The FCC Tuesday released the order approving the over-400-page AT&T/DirecTV deal, which said that the conditions imposed to make the deal palatable to regulators were all transaction-specific and included preventing harms and confirming benefits.
The order says the record in the merger review supports AT&T's and DirecTV's claim that the combined company will be a more effective MVPD competitor, providing greater choice and lower prices given that complimentary assets are being combined.
In a Jack Sprat-like analysis, the order points out that DirecTV has 20 million video subs, but lacks broadband, while AT&T has plenty of broadband, but fewer than 6 million video subs, hampered by the high cost of programming.
"We find that the combined AT&T-DIRECTV will increase competition for bundles of video and broadband, which, in turn, will stimulate lower prices, not only for the Applicants’ bundles, but also for competitors’ bundled products – benefiting consumers and serving the public interest," the order concluded, though that comes at the price of buildout and interconnection and access to over-the-top and broadband usage plan conditions that decision critics, including Commission Republicans, have called excessive and unnecessary.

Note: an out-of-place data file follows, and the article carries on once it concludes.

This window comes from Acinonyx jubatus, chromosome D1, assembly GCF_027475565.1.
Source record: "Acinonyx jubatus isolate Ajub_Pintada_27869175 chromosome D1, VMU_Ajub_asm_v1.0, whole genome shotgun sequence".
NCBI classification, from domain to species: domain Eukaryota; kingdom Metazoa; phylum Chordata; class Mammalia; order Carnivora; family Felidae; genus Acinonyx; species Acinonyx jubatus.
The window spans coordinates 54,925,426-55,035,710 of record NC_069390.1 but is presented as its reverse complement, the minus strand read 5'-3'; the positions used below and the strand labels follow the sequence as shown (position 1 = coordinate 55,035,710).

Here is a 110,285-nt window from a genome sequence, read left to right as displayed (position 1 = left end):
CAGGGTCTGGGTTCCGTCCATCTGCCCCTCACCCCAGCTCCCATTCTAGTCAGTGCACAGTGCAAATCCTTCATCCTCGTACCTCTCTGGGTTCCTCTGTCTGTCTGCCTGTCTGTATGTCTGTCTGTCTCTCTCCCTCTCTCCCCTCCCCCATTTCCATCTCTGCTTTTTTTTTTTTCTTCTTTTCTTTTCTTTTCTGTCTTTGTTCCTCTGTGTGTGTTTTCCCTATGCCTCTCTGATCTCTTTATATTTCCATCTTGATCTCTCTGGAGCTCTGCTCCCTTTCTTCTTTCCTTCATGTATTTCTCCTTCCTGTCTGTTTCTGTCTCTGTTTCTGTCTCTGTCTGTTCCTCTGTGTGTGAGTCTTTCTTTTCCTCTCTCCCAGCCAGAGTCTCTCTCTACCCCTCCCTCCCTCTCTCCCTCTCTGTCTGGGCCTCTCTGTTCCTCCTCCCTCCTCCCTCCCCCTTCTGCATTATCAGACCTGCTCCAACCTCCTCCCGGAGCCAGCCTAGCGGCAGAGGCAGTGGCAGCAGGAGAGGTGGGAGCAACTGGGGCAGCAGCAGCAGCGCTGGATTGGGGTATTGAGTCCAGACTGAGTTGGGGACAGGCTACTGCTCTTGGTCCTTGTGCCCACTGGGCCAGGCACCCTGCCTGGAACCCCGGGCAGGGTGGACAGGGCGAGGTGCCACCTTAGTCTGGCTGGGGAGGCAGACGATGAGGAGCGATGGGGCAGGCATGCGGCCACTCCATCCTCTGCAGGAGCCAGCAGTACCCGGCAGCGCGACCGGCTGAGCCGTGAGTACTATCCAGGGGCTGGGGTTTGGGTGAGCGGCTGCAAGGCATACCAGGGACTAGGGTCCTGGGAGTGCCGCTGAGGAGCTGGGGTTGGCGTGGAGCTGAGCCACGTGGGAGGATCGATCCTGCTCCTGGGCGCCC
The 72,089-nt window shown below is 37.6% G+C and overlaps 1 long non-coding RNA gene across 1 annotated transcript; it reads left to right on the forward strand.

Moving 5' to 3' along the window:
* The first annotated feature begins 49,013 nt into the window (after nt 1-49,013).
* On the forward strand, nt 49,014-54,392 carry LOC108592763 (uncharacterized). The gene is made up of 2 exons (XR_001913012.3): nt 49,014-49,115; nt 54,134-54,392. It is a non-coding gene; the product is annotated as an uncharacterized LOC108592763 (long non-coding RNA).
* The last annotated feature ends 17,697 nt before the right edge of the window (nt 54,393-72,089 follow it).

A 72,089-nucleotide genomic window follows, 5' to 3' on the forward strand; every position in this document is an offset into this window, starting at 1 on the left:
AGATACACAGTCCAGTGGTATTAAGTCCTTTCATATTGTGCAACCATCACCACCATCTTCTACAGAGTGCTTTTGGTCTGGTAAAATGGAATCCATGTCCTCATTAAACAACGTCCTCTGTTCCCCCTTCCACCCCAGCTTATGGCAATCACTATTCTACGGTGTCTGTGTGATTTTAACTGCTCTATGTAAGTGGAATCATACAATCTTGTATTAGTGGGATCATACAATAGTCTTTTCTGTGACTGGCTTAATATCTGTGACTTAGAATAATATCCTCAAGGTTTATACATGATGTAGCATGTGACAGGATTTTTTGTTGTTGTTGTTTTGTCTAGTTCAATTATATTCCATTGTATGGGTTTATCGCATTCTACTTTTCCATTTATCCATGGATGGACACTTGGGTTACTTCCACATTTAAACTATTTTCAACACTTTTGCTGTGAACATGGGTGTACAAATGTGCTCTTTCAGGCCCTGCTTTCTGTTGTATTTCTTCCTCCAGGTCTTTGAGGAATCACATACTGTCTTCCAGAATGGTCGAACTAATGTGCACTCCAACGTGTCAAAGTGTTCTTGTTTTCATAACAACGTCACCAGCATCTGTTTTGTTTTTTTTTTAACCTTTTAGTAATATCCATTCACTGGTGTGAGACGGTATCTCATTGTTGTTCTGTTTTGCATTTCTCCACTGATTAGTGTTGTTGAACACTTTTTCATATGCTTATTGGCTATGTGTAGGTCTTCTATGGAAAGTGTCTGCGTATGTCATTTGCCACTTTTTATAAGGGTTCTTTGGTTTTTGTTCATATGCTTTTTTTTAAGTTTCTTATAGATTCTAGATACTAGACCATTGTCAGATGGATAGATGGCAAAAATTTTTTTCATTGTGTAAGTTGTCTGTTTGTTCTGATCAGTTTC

“[T]he transaction also creates the potential for competitive harms, which we impose conditions to address,” the order says.
In her statement on the order, Commissioner Jessica Rosenworcel called on the FCC to look into the issue of access to programming outlets, making the point that important issue was not the subject of any conditions in the deal—as some, including the American Cable Association—had pushed for.
"The issue of independent programming and the complexities of securing access on traditional video distribution platforms has come up repeatedly in the record in this proceeding," she pointed out. "I think this issue is ripe for examination, and hope that the Commission can find another forum for discussion of this important topic."
Commissioner Mignon Clyburn has also called for the FCC to launch an inquiry into program access and carriage issues.